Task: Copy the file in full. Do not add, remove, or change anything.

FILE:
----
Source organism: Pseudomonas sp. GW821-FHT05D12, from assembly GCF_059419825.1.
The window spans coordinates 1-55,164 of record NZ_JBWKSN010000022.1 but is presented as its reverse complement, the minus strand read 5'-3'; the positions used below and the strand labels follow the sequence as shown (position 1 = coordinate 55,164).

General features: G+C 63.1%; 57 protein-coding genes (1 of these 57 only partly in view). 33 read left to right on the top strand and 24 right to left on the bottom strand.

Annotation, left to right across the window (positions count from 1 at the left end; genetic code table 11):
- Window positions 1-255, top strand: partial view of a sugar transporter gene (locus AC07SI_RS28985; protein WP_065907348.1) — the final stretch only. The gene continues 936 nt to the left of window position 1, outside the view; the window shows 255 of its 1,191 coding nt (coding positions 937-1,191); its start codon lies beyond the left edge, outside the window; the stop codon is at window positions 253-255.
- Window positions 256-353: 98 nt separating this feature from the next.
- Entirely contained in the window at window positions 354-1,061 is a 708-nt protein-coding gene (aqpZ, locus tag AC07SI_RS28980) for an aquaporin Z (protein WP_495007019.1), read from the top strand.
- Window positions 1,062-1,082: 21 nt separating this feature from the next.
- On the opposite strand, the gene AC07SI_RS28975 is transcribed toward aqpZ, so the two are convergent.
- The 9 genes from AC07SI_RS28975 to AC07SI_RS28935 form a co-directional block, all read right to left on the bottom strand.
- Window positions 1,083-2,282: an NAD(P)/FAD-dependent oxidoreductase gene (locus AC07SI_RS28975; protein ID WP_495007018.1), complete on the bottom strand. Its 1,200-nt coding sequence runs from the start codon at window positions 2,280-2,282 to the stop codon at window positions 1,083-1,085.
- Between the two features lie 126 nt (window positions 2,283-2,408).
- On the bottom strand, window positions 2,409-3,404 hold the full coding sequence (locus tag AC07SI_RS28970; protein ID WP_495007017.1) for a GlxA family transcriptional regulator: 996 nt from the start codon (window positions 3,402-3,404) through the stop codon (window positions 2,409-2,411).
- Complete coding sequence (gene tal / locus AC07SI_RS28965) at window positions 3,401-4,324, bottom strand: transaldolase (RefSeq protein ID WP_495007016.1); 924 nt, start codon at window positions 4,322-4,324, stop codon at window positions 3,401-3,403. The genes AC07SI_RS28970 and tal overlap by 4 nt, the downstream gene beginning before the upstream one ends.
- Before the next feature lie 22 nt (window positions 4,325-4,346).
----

Source organism: Pseudomonas sp. GW821-FHT05D12, from assembly GCF_059419825.1.
The window spans coordinates 1-55,164 of record NZ_JBWKSN010000022.1 but is presented as its reverse complement, the minus strand read 5'-3'; the positions used below and the strand labels follow the sequence as shown (position 1 = coordinate 55,164).

General features: G+C 63.1%; 57 protein-coding genes (1 of these 57 only partly in view). 33 read left to right on the top strand and 24 right to left on the bottom strand.

Annotation, left to right across the window (positions count from 1 at the left end; genetic code table 11):
- Window positions 1-255, top strand: partial view of a sugar transporter gene (locus AC07SI_RS28985; protein WP_065907348.1) — the final stretch only. The gene continues 936 nt to the left of window position 1, outside the view; the window shows 255 of its 1,191 coding nt (coding positions 937-1,191); its start codon lies beyond the left edge, outside the window; the stop codon is at window positions 253-255.
- Window positions 256-353: 98 nt separating this feature from the next.
- Entirely contained in the window at window positions 354-1,061 is a 708-nt protein-coding gene (aqpZ, locus tag AC07SI_RS28980) for an aquaporin Z (protein WP_495007019.1), read from the top strand.
- Window positions 1,062-1,082: 21 nt separating this feature from the next.
- On the opposite strand, the gene AC07SI_RS28975 is transcribed toward aqpZ, so the two are convergent.
- The 9 genes from AC07SI_RS28975 to AC07SI_RS28935 form a co-directional block, all read right to left on the bottom strand.
- Window positions 1,083-2,282: an NAD(P)/FAD-dependent oxidoreductase gene (locus AC07SI_RS28975; protein ID WP_495007018.1), complete on the bottom strand. Its 1,200-nt coding sequence runs from the start codon at window positions 2,280-2,282 to the stop codon at window positions 1,083-1,085.
- Between the two features lie 126 nt (window positions 2,283-2,408).
- On the bottom strand, window positions 2,409-3,404 hold the full coding sequence (locus tag AC07SI_RS28970; protein ID WP_495007017.1) for a GlxA family transcriptional regulator: 996 nt from the start codon (window positions 3,402-3,404) through the stop codon (window positions 2,409-2,411).
- Complete coding sequence (gene tal / locus AC07SI_RS28965) at window positions 3,401-4,324, bottom strand: transaldolase (RefSeq protein ID WP_495007016.1); 924 nt, start codon at window positions 4,322-4,324, stop codon at window positions 3,401-3,403. The genes AC07SI_RS28970 and tal overlap by 4 nt, the downstream gene beginning before the upstream one ends.
- Before the next feature lie 22 nt (window positions 4,325-4,346).